voluntary enlistments of young Jap-American
citizens, King said no, but that many of the
youths had been drafted.
"They make excellent soldiers," he declared.
"In fact all people of Jap blood born in Hawaii,
and therefore citizens, are patriotic. The sus-
picion that they are real, or potential, fifth-
columnists is absurd."
Committee members listened to King in polite
silence. Afterwards, some of them privately in-
dicated they considered his views "too optimis-
tic." Several jokingly intimated that they
thought King's views might be influenced by the
fact that he'had a large number of Japanese-
American constituents, a dig that King haught-
ily ignored.
Note-One thing King did not tell the com-
mittee was that the Hawaiian Territorial (Home)
Guard of 2,000 men included a large number of
American-born Japs under draft age who are
armed, while the white civilian population has
been disarmed by establishment of martial law.
in 1516; Bacon's "New Atlantis" in 1627; Cam-
panella's "Civitas Soli" in 1623, Morelly, Babeuf,
Saint-Simon, Cabet, Owen, as well as the less,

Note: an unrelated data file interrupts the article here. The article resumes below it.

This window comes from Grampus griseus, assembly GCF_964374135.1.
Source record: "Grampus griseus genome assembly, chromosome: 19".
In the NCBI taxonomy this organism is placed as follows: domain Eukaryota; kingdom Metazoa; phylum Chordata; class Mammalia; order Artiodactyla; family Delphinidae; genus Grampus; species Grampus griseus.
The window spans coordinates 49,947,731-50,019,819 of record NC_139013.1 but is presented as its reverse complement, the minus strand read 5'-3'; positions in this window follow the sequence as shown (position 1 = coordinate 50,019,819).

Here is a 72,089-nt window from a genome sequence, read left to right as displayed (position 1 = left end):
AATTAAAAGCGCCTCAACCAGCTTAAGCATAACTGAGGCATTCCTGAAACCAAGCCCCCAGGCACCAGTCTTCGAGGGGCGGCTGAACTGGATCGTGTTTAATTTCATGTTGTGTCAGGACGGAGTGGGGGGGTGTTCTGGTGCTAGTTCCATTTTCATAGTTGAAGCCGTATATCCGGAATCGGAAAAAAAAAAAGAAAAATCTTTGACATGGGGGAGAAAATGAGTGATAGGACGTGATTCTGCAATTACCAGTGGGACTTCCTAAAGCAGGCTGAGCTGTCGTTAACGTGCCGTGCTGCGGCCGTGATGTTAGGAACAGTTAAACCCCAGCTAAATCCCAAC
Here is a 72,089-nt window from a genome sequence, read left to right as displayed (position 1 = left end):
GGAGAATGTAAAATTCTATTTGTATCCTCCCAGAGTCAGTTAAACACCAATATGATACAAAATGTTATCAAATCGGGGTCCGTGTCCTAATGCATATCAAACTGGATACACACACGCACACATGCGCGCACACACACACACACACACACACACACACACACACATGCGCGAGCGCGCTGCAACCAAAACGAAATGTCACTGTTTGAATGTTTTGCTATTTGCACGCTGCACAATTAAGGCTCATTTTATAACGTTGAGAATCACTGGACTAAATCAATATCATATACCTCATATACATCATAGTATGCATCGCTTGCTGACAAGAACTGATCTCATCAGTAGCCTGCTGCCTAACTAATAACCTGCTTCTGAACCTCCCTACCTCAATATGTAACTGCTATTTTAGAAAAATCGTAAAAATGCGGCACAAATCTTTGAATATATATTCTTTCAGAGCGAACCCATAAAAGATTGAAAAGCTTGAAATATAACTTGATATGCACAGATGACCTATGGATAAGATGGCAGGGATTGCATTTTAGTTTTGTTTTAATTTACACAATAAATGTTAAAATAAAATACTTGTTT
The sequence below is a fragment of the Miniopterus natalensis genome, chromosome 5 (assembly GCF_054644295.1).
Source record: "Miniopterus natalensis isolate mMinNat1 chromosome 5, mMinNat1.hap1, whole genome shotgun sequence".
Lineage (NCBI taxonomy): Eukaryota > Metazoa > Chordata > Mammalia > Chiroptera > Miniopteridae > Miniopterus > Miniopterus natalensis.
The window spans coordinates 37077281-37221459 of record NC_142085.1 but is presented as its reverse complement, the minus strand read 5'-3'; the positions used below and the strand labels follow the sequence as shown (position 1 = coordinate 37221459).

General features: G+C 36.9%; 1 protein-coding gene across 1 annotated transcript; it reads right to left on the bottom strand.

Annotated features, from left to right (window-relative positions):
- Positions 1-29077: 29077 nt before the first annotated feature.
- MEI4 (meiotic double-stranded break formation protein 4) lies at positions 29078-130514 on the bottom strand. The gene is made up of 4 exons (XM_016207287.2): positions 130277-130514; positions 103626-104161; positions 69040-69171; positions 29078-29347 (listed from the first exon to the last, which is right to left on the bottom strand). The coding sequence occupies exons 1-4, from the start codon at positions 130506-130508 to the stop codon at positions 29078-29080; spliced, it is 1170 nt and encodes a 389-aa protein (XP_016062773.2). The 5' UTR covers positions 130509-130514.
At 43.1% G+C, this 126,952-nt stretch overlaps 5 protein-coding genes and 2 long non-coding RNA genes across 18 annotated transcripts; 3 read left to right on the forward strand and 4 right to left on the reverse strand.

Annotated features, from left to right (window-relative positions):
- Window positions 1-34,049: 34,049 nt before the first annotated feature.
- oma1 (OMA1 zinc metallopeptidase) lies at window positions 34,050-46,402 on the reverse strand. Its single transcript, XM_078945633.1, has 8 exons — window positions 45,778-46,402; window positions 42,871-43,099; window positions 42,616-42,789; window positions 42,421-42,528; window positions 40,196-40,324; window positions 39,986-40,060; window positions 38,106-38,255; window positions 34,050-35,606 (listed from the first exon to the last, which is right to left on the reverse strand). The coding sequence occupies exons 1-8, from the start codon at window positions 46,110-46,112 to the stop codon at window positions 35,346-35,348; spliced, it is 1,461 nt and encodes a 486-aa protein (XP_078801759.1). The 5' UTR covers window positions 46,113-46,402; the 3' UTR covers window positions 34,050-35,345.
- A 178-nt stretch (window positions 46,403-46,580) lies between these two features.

visionary writers upon society redeemed, were
trying with commendable devotion, as Plato
with his "Republic," Marx with his "Das Kapi-
tal," and Veblen with his theory of industrial

dv t3~ ;v
2AAAae .
S-7 f Rg.US, Pt ftA t Rs
"My idea was to keep broadcasting our predictions and till the
the enemy found out better, they'd sure be in plenty of trouble."

VOL. LI. No. 88
Publication in the Daly Official
Bulletin is constructive notice to all
members of the University.
New Registration Dates: Students
will register for the second semester
on February 5, 6, and 7 under the
same alphabetical schedule as was
previously announced for February
12, 13, and 14.
Shirley W. Smith
Income-Tax Consultation: The lo-
cal office of the Internal Revenue
Department, 608 Ann Arbor Trust
Building, will be open for consulta-
tion on questions relating to the
income tax from 8:30 a.m. to 5:00
p.m., January 26 to February 18.
From February 18 to March 16 the
local office will furnish consultation
service at the Main Street offices
of the Ann Arbor Commercial and
Savings Bank and the State Savings
Bank, from 10:00 a.m. to 3:00 p.m.
daily. Telephone inquiries cannot be